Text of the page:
Sherry Cobbler

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The Sherry Cobbler is a Cocktail which consists of Sherry, Fruit, Sugar, and Shaved Ice.


Historical References

"The Gentleman's Magazine," By William Evans Burton, Edgar Allan Poe, 1837

"...the "cobler," a light vinous punch, exceedingly well iced, and grateful to the delicate æsophagus."

"Martin Chuzzlewit," Charles Dickens, 1844

"This wonderful invention, is called a Cobbler. Sherry Cobbler, when you name it long; Cobbler when you name it short."

"Canada and the Canadians: In 1846," By Richard Henry Bonnycastle, 1846

"...but he does, I am ashamed to say, admire a sherry cobbler, particularly if he does not get a second-hand piece of vermicelli to suck it through. Reader, do you know what a sherry cobbler is? I will enlighten you. Let the sun shine at about 80 Fahrenheit. Then take a lump of ice; fix it at the edge of a board; rasp it with a tool made like a drawing knife or carpenter's plance, set face upwards. Collect the raspings, the fine raspings, mind, in a capacious tumbler; pour thereon two glasses of good sherry, and a good spoonful of powdered white sugar, with a few small bits, not slices, but bits of lemon, about as big as a gooseberry. Stir with a wooden macerator. Drink through a tube of macaroni or vermicelli."

"The upper ten thousand; sketches of American society. By a New Yorker," By Charles Astor Bristed, 1852

"take a knife and a lemon, and do as you see me do; don't mind soiling your fingers. First, you rub the lemon with the back of the knife--that brings out the essential oil better; then you pare off the rind very carefully, taking only the yellow, and not cutting into the white at all. Very well. Imbed your lemon-peel in as much sugar as you would use if making a similarly-sized glass of punch. Sometimes you will see slices of lemon put into a cobbler--nothing can be more destructive; avoid everything but the yellow peel. If you will have something more, put in a slice of orange or pineapple, or a few strawberries. I think this may be done to good effect in a bowl, but not in a single glass. Now fill your tumbler half-way with pounded ice. Good. And now pour in two wine-glasses of sherry. You see we use dark sherry for this, both for strength and the colour. It makes the mixture of a beautiful golden hue; with amontillado or Manzanilla it would look too weak. Don't be impatient; we have to mix yet." He took up one of the spare glasses, covered with it the mouth of the tumbler which contained the magic compound, and shook the cobbler back and forwards from one glass to the other a dozen times without spilling a drop.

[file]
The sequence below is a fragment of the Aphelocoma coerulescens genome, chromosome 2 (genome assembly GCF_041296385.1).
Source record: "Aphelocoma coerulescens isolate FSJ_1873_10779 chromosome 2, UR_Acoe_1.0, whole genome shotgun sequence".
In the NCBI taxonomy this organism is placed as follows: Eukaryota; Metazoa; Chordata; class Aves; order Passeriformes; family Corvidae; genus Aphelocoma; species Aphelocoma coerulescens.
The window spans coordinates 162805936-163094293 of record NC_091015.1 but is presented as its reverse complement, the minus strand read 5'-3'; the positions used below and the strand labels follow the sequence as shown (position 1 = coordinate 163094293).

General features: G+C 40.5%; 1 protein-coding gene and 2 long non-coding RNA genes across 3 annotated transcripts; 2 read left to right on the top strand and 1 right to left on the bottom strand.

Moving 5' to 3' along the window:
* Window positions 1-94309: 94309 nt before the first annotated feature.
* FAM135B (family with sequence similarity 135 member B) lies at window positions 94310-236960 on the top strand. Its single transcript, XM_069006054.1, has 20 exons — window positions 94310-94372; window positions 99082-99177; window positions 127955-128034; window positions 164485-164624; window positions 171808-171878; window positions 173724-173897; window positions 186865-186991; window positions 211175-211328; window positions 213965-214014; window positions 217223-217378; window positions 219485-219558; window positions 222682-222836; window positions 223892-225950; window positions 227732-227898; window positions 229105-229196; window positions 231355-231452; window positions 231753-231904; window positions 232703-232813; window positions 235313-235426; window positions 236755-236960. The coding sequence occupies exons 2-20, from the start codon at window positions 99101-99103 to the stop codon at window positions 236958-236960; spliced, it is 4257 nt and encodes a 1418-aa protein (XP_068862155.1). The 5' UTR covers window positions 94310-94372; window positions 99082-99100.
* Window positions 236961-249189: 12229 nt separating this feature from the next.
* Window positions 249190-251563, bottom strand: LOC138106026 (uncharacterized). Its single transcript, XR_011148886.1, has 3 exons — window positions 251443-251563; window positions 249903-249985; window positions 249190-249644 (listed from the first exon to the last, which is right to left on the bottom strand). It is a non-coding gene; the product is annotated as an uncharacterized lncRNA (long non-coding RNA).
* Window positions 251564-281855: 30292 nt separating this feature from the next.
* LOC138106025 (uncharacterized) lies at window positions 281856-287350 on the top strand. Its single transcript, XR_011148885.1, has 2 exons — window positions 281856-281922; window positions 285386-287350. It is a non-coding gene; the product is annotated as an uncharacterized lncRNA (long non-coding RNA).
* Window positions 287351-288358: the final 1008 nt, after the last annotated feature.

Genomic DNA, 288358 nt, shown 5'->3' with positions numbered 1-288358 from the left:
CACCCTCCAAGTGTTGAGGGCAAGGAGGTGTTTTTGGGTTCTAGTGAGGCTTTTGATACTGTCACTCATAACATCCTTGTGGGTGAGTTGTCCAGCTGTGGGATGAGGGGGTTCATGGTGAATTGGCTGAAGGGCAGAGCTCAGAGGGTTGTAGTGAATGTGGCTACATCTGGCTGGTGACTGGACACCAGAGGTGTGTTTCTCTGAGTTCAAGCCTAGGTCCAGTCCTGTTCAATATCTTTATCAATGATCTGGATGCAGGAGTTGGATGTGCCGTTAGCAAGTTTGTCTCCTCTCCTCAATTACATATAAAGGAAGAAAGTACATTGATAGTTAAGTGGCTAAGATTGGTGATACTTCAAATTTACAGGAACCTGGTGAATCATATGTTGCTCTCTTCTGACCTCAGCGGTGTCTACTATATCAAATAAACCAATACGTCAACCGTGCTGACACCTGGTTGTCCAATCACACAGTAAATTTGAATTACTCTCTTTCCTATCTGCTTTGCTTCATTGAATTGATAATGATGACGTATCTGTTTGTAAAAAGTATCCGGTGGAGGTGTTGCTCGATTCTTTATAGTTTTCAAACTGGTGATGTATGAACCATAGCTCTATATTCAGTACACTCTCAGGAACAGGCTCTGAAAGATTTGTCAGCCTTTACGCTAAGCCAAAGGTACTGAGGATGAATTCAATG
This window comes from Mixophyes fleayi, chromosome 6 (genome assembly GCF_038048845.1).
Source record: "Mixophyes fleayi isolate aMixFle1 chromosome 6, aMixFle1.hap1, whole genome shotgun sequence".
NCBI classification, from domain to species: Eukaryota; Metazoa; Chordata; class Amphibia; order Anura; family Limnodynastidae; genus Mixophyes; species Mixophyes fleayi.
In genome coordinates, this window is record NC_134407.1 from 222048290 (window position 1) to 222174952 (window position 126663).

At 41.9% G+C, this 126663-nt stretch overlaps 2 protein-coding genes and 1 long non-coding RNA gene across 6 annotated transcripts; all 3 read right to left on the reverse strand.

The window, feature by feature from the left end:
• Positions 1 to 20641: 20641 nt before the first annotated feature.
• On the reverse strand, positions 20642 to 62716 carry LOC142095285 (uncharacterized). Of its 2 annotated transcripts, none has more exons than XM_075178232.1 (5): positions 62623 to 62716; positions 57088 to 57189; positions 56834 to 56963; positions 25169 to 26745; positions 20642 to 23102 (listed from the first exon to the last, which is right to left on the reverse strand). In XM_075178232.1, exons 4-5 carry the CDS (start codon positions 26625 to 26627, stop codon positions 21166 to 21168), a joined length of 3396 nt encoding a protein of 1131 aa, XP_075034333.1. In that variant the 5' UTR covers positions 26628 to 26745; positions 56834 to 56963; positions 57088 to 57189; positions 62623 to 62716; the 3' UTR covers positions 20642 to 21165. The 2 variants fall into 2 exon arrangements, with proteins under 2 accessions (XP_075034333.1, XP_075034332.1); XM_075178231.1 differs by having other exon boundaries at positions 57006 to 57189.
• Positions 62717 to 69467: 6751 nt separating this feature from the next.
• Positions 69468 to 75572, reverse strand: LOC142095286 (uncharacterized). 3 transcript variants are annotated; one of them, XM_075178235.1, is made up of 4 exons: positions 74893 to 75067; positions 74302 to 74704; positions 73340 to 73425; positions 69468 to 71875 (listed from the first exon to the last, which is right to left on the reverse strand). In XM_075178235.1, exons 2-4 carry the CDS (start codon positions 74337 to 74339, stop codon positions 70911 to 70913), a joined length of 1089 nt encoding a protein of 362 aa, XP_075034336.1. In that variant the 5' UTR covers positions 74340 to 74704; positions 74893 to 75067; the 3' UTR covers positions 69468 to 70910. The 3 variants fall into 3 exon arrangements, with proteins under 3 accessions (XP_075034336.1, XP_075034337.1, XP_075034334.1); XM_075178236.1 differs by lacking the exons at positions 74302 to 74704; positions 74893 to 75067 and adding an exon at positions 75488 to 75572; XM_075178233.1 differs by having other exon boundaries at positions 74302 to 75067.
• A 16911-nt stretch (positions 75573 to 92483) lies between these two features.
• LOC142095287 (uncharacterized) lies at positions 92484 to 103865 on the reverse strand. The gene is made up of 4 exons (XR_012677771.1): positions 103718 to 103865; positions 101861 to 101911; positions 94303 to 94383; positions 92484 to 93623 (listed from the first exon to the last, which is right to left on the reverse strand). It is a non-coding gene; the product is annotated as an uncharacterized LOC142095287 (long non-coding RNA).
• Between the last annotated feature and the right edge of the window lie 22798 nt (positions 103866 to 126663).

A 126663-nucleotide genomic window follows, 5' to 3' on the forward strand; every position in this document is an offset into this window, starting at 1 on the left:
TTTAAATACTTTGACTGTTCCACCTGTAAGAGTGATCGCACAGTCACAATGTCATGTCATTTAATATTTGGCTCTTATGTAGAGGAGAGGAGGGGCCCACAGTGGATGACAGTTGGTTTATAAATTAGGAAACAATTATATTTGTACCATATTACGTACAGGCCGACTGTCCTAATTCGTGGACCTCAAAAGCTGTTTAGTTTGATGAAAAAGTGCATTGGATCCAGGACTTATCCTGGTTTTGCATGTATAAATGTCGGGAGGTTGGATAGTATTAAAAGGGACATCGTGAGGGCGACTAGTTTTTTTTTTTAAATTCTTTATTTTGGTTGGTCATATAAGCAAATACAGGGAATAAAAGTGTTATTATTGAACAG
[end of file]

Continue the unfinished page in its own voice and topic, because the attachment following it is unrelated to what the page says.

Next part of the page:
Travels in South and North America, By Alexander Marjoribanks, 1853

"Sherry Cobbler is a favourite drink, and is made up as follows:-pound a small quantity of ice quite fine, by wrapping it in a coarse woollen cloth, and beating it with a rolling pin; half fill a large tumbler with this pounded ice; add a teaspoonful and half of pounded sugar, two or three pieces of lemon peel, pared very thin, and a wine glass and half of sherry; throw in half a dozen strawberries; fill up with pounded ice; mix, by pouring rapidly from one tumbler to another several times; drink through a straw or glass tube."

"Zanesville Courier," 26th August, 1853

"A sherry cobbler! Bacchus! what a luxury. I believe Satan suggested the thought to me."

Jerry Thomas, 1862

  • Take 1 table-spoonful of fine white sugar.
  • 1 slice of orange, cut up into quarters.
  • 2 small pieces of pineapple.

Fill the glass nearly full of shaved ice, then fill it up with sherry wine. Shake up, ornament the top with berries in season, and serve with a straw.

Cups and their customs, by H. Porter and G.E. Roberts, 1863

Sherry Cobler. [sic]

"Fill a tumbler three parts full of pounded ice, to which add two wine-glasses of sherry, a tablespoonful of brandy, two teaspoonfuls of powdered sugar, and two or three small pieces of lemon. Pour the mixture rapidly from one tumbler to another several times, throw in half a dozen strawberries, and drink the mixture through a straw, or stick of maccaroni."

Similar Drinks

The Ideal Bartender, Tom Bullock, 1917


  • 1 pony of Pineapple Syrup in large Bar glass.
  • 2 jiggers California Sherry.

Fill glass with Shaved Ice; stir well; decorate with Fruit; dash a little Port Wine on top and serve with Straws.

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